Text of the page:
Just because you’ve ditched your 9 to 5 job does not mean you can get away with not paying taxes, does it? Believe it or not, in some parts of the world, many freelancers are able to do that, but if you reside in the United States, then you are really better off sticking to the law and keeping your taxes in order.
Sure, it may not be a pleasant thing to monitor and organize your finances so that you can do your civic duty, but it is the right thing to do. In any case, your taxes come back to you in one form and another, and unless your freelancing business is totally over the top, the chances are that you will not have to pay all that much anyway. And, just in case you are struggling with making ends meet – and having to deal with taxes at the same time – there are many resources which can assist you and provide tax relief.
Here are a few tax tips that every freelancer should know about. They will get you a long way.
Pay close attention to the separation of work and personal activities.
This is an absolute necessity if you want your home office to be tax deductible. Anyone can designate a room, or even just a corner in the house, and call it a home office. The trick is to ensure that this area is used solely for your freelancing activities. This cannot be emphasized enough, because the IRS tends to crack down emphatically on home office declarations.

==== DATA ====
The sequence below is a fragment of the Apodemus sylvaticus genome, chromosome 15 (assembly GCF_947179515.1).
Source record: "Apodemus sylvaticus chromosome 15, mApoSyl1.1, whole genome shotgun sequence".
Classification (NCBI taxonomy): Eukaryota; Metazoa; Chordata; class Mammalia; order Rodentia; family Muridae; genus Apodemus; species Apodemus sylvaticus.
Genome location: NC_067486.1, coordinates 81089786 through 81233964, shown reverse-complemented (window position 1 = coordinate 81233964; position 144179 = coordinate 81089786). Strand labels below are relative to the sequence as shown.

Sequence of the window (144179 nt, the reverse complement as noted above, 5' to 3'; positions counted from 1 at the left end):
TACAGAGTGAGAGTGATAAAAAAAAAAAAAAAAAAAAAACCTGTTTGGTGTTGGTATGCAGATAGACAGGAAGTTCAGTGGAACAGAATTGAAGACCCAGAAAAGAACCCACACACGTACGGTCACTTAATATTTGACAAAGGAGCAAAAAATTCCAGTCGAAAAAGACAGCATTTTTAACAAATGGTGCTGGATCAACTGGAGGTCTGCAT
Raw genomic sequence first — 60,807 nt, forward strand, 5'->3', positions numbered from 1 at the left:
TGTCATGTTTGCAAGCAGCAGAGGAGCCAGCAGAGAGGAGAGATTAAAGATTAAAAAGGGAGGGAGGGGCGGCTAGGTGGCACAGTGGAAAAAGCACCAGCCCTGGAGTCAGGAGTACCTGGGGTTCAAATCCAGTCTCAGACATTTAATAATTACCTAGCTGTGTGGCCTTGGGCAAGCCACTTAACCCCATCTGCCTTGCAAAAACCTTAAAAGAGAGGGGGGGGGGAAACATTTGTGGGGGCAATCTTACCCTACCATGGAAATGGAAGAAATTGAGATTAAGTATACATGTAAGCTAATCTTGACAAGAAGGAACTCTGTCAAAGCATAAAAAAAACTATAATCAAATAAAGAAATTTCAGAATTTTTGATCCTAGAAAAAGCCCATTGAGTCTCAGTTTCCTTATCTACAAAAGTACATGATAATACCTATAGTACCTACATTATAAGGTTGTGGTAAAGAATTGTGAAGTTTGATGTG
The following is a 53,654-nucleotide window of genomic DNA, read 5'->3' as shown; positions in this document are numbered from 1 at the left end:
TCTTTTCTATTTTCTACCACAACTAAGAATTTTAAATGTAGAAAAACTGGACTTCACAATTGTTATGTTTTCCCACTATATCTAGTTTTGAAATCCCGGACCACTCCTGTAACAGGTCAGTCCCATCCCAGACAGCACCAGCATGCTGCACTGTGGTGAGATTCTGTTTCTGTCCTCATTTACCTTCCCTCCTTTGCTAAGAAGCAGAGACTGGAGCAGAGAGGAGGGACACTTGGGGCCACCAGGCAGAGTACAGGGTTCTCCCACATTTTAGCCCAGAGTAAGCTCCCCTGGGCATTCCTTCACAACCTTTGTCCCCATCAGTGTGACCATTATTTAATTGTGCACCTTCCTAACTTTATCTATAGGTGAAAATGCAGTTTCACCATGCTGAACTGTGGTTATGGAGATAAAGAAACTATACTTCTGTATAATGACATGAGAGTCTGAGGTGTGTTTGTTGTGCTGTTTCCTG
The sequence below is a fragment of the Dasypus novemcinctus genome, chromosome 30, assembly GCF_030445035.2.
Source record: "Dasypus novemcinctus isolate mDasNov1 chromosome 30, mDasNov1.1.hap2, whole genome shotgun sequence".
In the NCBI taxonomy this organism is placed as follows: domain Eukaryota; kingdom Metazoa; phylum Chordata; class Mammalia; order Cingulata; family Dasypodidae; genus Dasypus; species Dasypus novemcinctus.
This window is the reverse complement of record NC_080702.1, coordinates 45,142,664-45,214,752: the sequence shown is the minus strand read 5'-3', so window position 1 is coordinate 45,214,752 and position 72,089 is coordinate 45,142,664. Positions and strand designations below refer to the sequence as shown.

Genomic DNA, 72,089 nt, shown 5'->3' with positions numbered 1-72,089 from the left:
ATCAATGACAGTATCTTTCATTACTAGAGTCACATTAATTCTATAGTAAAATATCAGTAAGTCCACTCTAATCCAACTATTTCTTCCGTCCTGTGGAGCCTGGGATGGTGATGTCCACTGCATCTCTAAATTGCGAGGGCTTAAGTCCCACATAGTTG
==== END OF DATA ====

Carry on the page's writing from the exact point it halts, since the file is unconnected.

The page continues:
This means that if you use your laptop for personal purposes (on top of work-related activities) and work from the sofa (which also doubles as the TV-watching center), the area will not qualify as a home office.
Deduct health insurance premiums.
Did you know that if you are a self-employed taxpayer, you can deduct 100 percent of your health insurance premiums? Even better, the health insurance premiums for your children and dependents are also covered. If your spouse does not have coverage via their employer, you can deduct his/her health insurance premiums as well.
What you need to take note of: The insurance plan must be taken out for the business.
As a freelancer, you are not sure exactly how much income will come in every month. You may opt to take care of the calculations when tax payments are due, of course, but more often than not, that makes things more difficult. My tip is for you to make estimates for your payments.
While you may not have the exact figure in mind, having a ballpark figure will help you manage your finances better. Another thing I strongly recommend is to put aside money for your taxes monthly. Make this a non-negotiable. At least you will have something set aside for when tax season comes around, and if you set aside more than is necessary, you will have some extra money.
What are your tried and tested tax tips for freelancers?
Image via 401(K) 2012 on Flickr